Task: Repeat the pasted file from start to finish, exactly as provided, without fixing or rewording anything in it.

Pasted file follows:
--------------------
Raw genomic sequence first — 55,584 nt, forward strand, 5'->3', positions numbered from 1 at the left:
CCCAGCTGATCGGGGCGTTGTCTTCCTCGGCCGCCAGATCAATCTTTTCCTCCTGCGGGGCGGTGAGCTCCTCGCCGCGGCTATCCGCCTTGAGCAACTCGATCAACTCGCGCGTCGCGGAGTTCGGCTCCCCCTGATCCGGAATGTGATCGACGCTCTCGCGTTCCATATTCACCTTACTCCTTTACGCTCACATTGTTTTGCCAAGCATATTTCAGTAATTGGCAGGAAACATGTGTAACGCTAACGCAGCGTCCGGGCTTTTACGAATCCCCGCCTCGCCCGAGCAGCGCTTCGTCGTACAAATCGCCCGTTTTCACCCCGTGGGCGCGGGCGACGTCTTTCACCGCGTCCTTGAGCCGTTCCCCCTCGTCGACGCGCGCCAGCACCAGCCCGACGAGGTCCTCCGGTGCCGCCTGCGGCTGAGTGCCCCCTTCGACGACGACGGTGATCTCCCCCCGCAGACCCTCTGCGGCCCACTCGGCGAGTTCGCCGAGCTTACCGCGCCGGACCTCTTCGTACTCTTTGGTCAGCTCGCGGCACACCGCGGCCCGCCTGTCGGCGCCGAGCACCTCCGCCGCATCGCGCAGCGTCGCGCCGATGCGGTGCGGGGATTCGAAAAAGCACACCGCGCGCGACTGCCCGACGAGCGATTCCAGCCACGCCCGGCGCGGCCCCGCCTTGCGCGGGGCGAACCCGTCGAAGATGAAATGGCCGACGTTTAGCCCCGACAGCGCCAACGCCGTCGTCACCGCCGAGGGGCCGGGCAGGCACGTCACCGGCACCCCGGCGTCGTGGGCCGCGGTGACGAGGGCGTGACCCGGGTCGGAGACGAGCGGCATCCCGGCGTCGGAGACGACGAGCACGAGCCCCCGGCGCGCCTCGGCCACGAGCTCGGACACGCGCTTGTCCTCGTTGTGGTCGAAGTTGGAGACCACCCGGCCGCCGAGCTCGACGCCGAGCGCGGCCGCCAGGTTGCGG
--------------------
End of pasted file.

Raw genomic sequence first — 55,584 nt, forward strand, 5'->3', positions numbered from 1 at the left:
CCCAGCTGATCGGGGCGTTGTCTTCCTCGGCCGCCAGATCAATCTTTTCCTCCTGCGGGGCGGTGAGCTCCTCGCCGCGGCTATCCGCCTTGAGCAACTCGATCAACTCGCGCGTCGCGGAGTTCGGCTCCCCCTGATCCGGAATGTGATCGACGCTCTCGCGTTCCATATTCACCTTACTCCTTTACGCTCACATTGTTTTGCCAAGCATATTTCAGTAATTGGCAGGAAACATGTGTAACGCTAACGCAGCGTCCGGGCTTTTACGAATCCCCGCCTCGCCCGAGCAGCGCTTCGTCGTACAAATCGCCCGTTTTCACCCCGTGGGCGCGGGCGACGTCTTTCACCGCGTCCTTGAGCCGTTCCCCCTCGTCGACGCGCGCCAGCACCAGCCCGACGAGGTCCTCCGGTGCCGCCTGCGGCTGAGTGCCCCCTTCGACGACGACGGTGATCTCCCCCCGCAGACCCTCTGCGGCCCACTCGGCGAGTTCGCCGAGCTTACCGCGCCGGACCTCTTCGTACTCTTTGGTCAGCTCGCGGCACACCGCGGCCCGCCTGTCGGCGCCGAGCACCTCCGCCGCATCGCGCAGCGTCGCGCCGATGCGGTGCGGGGATTCGAAAAAGCACACCGCGCGCGACTGCCCGACGAGCGATTCCAGCCACGCCCGGCGCGGCCCCGCCTTGCGCGGGGCGAACCCGTCGAAGATGAAATGGCCGACGTTTAGCCCCGACAGCGCCAACGCCGTCGTCACCGCCGAGGGGCCGGGCAGGCACGTCACCGGCACCCCGGCGTCGTGGGCCGCGGTGACGAGGGCGTGACCCGGGTCGGAGACGAGCGGCATCCCGGCGTCGGAGACGACGAGCACGAGCCCCCGGCGCGCCTCGGCCACGAGCTCGGACACGCGCTTGTCCTCGTTGTGGTCGAAGTTGGAGACCACCCGGCCGCCGAGCTCGACGCCGAGCGCGGCCGCCAGGTTGCGG